your \dap{}.

\begin{description}
\item[Current Version.] The current version is the latest stable version
  developed by the Rockbox Team. It's free of known critical bugs.  It is
  available from \url{http://www.rockbox.org/download/}. The current version
  includes everything meaning you won't need to download the fonts package
  separately.
  \opt{SWCODEC}{\note{currently there hasn't been any stable release for
    \playerman{} \playername{}!}}
  
\item[Daily Build.] The Daily Build is a development version of Rockbox. It
  supports all new features and patches developed since last stable version. It
  may also contain bugs! This version is generated automatically every day
  and can be found at \url{http://www.rockbox.org/daily.shtml}.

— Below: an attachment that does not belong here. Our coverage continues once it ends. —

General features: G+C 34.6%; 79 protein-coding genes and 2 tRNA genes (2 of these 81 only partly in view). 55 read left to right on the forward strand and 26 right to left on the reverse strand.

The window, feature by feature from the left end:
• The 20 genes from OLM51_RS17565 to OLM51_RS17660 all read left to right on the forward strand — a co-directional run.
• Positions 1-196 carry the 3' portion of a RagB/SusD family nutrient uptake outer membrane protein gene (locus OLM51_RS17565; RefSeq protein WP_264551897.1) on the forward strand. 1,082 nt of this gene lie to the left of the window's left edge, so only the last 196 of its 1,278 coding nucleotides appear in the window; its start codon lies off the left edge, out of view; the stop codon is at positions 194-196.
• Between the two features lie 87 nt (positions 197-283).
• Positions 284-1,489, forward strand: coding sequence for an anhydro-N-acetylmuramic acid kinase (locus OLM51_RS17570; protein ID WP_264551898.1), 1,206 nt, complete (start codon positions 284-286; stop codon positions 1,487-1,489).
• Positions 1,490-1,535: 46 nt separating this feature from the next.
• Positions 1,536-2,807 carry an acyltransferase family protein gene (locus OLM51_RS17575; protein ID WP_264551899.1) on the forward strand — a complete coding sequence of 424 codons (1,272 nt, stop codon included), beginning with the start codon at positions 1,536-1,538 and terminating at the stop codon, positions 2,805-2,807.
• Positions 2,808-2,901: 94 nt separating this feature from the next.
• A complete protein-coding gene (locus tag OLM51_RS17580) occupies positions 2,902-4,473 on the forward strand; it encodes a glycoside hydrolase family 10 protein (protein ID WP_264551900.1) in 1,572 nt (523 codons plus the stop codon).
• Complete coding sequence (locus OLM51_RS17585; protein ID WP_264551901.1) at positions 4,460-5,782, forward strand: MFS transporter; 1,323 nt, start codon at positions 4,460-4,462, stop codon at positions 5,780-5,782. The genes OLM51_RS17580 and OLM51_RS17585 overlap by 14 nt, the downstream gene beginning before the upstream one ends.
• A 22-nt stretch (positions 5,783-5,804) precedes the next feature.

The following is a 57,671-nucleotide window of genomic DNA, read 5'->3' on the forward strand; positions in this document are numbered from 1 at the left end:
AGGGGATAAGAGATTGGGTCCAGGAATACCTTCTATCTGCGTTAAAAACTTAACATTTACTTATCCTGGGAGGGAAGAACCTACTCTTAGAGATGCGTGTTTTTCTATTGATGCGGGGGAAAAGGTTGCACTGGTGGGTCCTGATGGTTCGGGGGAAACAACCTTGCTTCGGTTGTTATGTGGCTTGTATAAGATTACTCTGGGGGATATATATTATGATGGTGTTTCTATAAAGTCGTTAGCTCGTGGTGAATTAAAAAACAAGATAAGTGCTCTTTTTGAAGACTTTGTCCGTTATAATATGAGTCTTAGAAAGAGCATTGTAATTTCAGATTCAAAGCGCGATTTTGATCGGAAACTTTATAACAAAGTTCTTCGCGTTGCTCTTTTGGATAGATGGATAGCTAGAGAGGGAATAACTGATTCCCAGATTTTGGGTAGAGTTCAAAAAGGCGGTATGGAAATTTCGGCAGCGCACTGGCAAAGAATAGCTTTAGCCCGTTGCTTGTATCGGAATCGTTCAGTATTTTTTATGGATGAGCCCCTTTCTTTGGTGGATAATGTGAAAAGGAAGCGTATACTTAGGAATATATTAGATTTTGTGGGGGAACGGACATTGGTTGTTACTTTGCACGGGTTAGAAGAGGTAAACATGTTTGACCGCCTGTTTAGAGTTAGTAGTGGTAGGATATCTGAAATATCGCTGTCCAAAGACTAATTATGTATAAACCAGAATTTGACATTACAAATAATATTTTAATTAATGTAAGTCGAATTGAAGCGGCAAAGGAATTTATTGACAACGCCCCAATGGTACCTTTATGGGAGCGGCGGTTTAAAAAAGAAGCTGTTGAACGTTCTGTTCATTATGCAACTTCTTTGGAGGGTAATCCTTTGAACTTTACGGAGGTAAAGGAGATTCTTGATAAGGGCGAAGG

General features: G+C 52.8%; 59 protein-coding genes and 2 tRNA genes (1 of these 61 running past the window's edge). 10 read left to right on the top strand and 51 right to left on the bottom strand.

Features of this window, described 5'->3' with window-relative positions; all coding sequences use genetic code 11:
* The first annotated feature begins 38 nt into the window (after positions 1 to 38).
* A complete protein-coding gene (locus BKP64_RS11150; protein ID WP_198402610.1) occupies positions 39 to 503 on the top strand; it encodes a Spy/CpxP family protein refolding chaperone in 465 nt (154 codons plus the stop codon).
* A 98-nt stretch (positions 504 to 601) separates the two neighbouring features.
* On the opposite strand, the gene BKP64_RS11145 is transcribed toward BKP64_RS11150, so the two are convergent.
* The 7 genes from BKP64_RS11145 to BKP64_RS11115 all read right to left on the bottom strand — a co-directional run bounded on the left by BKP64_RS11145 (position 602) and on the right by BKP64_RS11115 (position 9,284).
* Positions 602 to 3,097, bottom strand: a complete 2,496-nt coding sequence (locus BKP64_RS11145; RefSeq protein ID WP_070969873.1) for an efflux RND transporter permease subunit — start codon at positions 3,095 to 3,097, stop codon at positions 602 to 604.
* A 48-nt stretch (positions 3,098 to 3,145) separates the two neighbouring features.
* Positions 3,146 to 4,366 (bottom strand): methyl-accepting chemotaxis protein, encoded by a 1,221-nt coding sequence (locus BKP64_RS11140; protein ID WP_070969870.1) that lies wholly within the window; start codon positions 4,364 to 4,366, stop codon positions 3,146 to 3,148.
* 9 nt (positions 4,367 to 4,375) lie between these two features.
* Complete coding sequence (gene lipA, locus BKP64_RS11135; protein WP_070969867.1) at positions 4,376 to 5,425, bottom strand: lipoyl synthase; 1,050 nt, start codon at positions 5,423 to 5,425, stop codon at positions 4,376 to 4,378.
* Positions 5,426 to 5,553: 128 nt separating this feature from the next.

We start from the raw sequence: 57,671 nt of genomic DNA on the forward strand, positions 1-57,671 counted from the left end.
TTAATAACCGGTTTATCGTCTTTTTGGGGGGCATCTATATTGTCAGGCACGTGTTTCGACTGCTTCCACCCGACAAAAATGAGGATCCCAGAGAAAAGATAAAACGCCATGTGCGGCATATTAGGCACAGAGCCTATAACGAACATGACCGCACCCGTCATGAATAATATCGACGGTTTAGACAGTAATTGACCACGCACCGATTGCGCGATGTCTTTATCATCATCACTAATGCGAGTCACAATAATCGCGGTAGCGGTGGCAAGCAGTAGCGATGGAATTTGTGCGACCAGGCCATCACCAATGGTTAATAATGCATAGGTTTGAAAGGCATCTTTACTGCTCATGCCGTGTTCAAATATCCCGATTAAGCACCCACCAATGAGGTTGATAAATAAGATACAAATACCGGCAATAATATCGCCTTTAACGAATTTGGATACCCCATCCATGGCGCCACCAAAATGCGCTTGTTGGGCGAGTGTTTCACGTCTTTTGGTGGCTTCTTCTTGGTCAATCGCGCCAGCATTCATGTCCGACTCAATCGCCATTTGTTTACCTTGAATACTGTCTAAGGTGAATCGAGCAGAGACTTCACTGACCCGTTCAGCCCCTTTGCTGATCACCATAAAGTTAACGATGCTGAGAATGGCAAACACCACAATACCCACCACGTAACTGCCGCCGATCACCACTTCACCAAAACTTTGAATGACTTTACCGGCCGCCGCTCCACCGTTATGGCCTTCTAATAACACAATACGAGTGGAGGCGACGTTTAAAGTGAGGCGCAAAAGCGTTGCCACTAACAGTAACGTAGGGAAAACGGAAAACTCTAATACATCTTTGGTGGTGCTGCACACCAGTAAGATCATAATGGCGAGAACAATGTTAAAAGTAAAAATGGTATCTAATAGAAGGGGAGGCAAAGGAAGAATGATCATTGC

The daily builds don't include the fonts (as they change rarely).
  When installing Rockbox for the first time you should install the fonts
  package.
  
\item[Bleeding Edge.] Bleeding edge builds are the same as the Daily build, 
  but built from the latest development on each commit to the CVS repository.
  These builds are for people who want to test the code that developers just
  checked in.
\end{description}

If you don't want to get undefined behaviour from your \dap\ you should
really stick to the Current Version. Development versions may have lots of
changes so they may behave completely different than described in this manual,
introduce new (and maybe annoying) bugs and similar. If you want to help the
project development you can try development builds and help by reporting bugs,
feature requests and so so. But be aware that using a development build may
eat also some more time.

After downloading the Rockbox package connect your \dap{} to the 
computer via USB as described in the manual that came with your \dap{}.
Take the file that you downloaded above, and unpack
its contents to your \playerman{}'s drive.

You will need to unpack all of the files in the archive onto your hard disk.